New Brunswick Tribune

With the advent of the Omicron strain, WHO’s COVID-19 warning has been issued

Key takeaways:

  • The World Health Organization is seeking a global pact to help avoid and combat pandemics in the future.’
  • Many questions remain, according to WHO Director-General Tedros Adhanom Ghebreyesus, about how transmissible HIV is.

In the wake of the appearance of a concerning new omicron COVID-19 strain, the World Health Organization is calling for an international agreement to help prevent and battle future pandemics.

According to WHO Director-General Tedros Adhanom Ghebreyesus, many questions remain concerning how transmissible, and severe infection by the highly altered Omicron might be.

Tedros joined outgoing German Chancellor Angela Merkel and Chilean President Sebastian Pinera at the World Health Assembly for a long-planned and mainly virtual special session of the UN health agency’s member states.

The meeting’s goal is to develop a global strategy for preventing, preparing for, and responding to future pandemics.

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“The appearance of the highly mutated Omicron version highlights exactly how risky and unstable our situation is,” Tedros said, pushing for a “legally binding” agreement that wasn’t referenced in a draught document seeking consensus on the next steps. “Indeed, Omicron exemplifies why the world needs a new pandemic agreement.”

“Our existing system disincentivizes countries from warning others about threats that will inevitably appear on their shores,” he said, adding that South Africa and Botswana, where the new variety was discovered, should be applauded rather than “penalised” for their efforts. That was a reference to various governments’ announcements of travel restrictions on air travel to and from the region.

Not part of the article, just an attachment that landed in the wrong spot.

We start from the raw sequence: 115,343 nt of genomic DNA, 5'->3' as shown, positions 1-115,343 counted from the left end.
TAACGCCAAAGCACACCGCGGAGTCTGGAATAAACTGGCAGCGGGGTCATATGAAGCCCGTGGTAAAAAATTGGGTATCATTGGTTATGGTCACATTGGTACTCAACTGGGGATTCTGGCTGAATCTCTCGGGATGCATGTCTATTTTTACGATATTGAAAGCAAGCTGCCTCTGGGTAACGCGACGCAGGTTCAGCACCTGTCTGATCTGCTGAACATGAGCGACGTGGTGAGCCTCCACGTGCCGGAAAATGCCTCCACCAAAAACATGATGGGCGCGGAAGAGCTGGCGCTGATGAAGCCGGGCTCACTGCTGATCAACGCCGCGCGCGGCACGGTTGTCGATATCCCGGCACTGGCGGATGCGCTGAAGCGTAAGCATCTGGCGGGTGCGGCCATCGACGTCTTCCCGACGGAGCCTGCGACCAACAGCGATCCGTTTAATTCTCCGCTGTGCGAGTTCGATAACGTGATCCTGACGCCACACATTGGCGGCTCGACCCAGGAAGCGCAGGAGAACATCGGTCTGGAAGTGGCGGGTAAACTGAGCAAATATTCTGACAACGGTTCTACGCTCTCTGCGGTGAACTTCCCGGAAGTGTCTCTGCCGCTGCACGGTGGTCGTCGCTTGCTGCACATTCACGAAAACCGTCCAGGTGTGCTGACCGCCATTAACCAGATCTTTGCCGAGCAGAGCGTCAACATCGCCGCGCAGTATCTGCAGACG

“We don’t yet know whether Omicron is connected with more transmission, more severe disease, more risk of infections, or more risk of evading vaccines,” Tedros said, adding that WHO scientists and others around the world were working feverishly to decipher the threat posed by the new variety.

Now is the time for the world to be. “Omicron’s emergence is another reminder that, while many of us think we’re done with COVID-19, we’re not.” It’s not over with us yet,” Added he.

A draught resolution to be voted by the World Health Assembly falls short of directly asking for work on establishing a “pandemic treaty” or “legally binding document,” as some have suggested, which may strengthen the worldwide response if — not if — a new pandemic breaks out.

With the advent of the Omicron strain, WHO's COVID-19 warning has been issued

Members of the European Union and others wanted language that called for progress toward a treaty. Still, the US and a few other countries protested that the substance of any agreement should be worked out first before a name is given to it. 

A “treaty” would imply a legally binding agreement that would require ratification in some nations and would almost certainly result in domestic political wrangling in others.

Outgoing German Chancellor Angela Merkel, whose 16-year term is set to end next week, called for “stable financing” for WHO and greater contributions from member nations to the UN organization, pointing to the EU’s support for a binding deal.

“The COVID-19 pandemic’s disastrous impact on health and the economy should serve as a lesson to us,” she said via video message. “Viruses have no regard for national boundaries. 

That is precisely why we should establish internationally enforceable policies to increase prevention, early identification, and reaction.”

The British ambassador in Geneva, Simon Manley, tweeted a copy of the draught document, which was adopted by agreement as required by WHO guidelines on such problems, and commended Chile and Australia for their work as co-chairs.

“The #Omicron variant demonstrates yet again why we need a shared understanding of how we prepare for and respond to pandemics, so we’re all on the same page,” he wrote.

The draught contains no mention of the word “treaty.” Still, it does call for the establishment of an “intergovernmental negotiating committee” among WHO member states to hammer out a prospective agreement to strengthen pandemic prevention, preparedness, and response, among other things.

The three-day summit, which began on Monday, represents a long-term strategy: any UN-backed accord will likely take months, if not years, to finalize and implement.

However, it comes as several governments scramble to deal with the development of Omicron, which has resulted in travel bans throughout the world and had global markets trembling on Friday.

Source: CTV News

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